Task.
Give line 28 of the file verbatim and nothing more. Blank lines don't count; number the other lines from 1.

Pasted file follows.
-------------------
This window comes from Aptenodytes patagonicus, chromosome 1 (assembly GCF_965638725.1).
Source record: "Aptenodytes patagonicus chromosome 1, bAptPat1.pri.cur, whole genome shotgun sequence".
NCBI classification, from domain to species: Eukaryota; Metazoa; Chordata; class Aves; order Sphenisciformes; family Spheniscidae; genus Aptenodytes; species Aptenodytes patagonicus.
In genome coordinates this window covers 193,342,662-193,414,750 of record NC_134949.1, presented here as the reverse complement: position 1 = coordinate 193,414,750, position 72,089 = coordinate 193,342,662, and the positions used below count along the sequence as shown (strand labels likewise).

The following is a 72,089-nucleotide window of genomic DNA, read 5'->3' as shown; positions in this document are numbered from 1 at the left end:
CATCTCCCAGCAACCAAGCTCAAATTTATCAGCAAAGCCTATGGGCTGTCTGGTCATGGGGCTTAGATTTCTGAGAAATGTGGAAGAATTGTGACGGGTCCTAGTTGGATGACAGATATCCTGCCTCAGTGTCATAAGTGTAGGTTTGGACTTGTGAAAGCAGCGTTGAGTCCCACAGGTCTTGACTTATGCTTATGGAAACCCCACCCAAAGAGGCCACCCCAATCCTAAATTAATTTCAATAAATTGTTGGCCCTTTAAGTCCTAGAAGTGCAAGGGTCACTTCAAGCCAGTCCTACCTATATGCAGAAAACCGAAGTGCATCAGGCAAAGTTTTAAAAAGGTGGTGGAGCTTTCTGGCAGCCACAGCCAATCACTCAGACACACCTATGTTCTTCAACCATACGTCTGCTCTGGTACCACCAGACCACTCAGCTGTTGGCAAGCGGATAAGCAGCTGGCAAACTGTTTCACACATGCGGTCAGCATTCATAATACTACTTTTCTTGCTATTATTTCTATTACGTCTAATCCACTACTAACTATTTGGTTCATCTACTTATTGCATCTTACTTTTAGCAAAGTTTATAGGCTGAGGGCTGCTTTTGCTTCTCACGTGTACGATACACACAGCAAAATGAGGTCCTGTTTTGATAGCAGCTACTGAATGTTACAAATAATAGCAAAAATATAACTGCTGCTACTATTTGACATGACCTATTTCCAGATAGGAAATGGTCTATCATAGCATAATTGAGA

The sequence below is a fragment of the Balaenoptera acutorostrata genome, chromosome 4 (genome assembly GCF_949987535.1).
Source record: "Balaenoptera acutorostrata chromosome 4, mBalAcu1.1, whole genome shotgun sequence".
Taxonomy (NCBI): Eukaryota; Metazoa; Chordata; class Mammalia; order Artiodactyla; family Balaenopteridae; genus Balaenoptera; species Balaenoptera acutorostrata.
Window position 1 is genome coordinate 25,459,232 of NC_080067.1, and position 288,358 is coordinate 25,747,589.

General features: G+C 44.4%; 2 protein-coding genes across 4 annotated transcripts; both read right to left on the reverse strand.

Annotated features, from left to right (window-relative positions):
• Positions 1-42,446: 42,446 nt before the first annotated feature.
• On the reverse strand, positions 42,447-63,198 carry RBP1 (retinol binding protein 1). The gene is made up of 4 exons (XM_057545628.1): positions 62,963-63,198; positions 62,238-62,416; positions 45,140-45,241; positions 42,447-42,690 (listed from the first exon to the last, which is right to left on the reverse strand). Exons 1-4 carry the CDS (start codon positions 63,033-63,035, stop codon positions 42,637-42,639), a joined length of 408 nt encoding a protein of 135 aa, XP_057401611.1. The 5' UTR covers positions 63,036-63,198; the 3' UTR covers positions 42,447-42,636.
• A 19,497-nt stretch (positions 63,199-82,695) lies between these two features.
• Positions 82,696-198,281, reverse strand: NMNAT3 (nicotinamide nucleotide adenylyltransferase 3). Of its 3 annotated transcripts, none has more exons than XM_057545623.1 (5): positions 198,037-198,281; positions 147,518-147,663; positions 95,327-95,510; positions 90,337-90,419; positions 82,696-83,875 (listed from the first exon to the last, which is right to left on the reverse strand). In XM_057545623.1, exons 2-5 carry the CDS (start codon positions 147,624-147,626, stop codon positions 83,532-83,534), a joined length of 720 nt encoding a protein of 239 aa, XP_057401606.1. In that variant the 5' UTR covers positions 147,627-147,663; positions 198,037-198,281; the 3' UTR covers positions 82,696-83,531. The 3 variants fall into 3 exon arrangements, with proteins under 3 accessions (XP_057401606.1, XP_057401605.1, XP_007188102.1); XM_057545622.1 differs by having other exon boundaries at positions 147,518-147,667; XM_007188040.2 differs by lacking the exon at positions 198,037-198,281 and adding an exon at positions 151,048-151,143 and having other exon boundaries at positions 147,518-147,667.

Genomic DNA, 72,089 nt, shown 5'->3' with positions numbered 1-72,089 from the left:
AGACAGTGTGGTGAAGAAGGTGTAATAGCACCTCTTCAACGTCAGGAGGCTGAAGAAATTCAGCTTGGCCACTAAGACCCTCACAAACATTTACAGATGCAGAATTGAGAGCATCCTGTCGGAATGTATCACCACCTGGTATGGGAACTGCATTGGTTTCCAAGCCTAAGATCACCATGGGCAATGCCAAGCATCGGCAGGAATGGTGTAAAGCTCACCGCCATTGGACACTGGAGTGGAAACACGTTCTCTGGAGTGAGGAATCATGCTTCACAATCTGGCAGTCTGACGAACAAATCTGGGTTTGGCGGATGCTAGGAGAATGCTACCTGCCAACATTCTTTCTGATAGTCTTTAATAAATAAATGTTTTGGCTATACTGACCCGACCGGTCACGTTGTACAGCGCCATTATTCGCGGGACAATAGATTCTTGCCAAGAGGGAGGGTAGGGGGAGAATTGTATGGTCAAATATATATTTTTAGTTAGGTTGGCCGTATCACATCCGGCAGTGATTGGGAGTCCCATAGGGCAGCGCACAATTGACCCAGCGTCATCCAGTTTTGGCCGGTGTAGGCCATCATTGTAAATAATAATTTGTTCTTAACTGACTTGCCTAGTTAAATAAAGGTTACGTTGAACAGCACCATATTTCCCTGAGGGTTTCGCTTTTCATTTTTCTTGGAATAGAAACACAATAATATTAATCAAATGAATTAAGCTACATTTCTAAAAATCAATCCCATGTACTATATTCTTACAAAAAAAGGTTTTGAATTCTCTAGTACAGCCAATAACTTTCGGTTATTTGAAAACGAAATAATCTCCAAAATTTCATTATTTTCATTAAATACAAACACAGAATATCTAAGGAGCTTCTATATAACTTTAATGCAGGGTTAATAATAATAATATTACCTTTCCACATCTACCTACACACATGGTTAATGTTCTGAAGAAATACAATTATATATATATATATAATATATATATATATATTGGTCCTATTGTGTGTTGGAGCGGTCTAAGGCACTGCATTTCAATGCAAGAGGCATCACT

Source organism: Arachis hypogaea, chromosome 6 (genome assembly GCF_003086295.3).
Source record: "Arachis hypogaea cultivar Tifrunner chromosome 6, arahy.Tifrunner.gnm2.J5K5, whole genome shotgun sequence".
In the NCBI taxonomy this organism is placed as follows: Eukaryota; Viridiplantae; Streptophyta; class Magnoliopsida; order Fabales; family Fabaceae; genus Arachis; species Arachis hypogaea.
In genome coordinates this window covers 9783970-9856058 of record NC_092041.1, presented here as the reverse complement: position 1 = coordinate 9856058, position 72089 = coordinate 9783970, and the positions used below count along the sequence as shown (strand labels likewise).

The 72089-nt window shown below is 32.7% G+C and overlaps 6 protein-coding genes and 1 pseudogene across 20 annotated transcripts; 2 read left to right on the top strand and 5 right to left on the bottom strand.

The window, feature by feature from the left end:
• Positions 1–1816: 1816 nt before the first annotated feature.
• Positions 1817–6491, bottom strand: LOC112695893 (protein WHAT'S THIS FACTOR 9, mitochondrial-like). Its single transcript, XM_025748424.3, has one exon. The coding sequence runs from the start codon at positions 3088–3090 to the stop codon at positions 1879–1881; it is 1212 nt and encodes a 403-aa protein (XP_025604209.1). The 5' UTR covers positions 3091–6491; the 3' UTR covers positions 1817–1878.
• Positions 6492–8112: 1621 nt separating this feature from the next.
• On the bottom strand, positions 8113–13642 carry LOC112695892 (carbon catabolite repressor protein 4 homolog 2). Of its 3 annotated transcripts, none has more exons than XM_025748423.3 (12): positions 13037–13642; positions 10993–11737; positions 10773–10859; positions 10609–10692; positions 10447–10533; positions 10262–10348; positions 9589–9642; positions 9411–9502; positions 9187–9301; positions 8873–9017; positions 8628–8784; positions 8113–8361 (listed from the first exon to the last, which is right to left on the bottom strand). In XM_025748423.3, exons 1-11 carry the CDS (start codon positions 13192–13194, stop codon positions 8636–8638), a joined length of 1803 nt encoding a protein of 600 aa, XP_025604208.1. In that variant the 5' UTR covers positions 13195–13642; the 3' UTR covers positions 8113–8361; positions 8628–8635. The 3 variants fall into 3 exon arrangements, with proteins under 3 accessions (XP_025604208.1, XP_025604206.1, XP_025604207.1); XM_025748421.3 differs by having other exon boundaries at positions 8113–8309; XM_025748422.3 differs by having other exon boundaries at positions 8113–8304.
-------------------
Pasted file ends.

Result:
• On the bottom strand, positions 8113–13642 carry LOC112695892 (carbon catabolite repressor protein 4 homolog 2). Of its 3 annotated transcripts, none has more exons than XM_025748423.3 (12): positions 13037–13642; positions 10993–11737; positions 10773–10859; positions 10609–10692; positions 10447–10533; positions 10262–10348; positions 9589–9642; positions 9411–9502; positions 9187–9301; positions 8873–9017; positions 8628–8784; positions 8113–8361 (listed from the first exon to the last, which is right to left on the bottom strand). In XM_025748423.3, exons 1-11 carry the CDS (start codon positions 13192–13194, stop codon positions 8636–8638), a joined length of 1803 nt encoding a protein of 600 aa, XP_025604208.1. In that variant the 5' UTR covers positions 13195–13642; the 3' UTR covers positions 8113–8361; positions 8628–8635. The 3 variants fall into 3 exon arrangements, with proteins under 3 accessions (XP_025604208.1, XP_025604206.1, XP_025604207.1); XM_025748421.3 differs by having other exon boundaries at positions 8113–8309; XM_025748422.3 differs by having other exon boundaries at positions 8113–8304.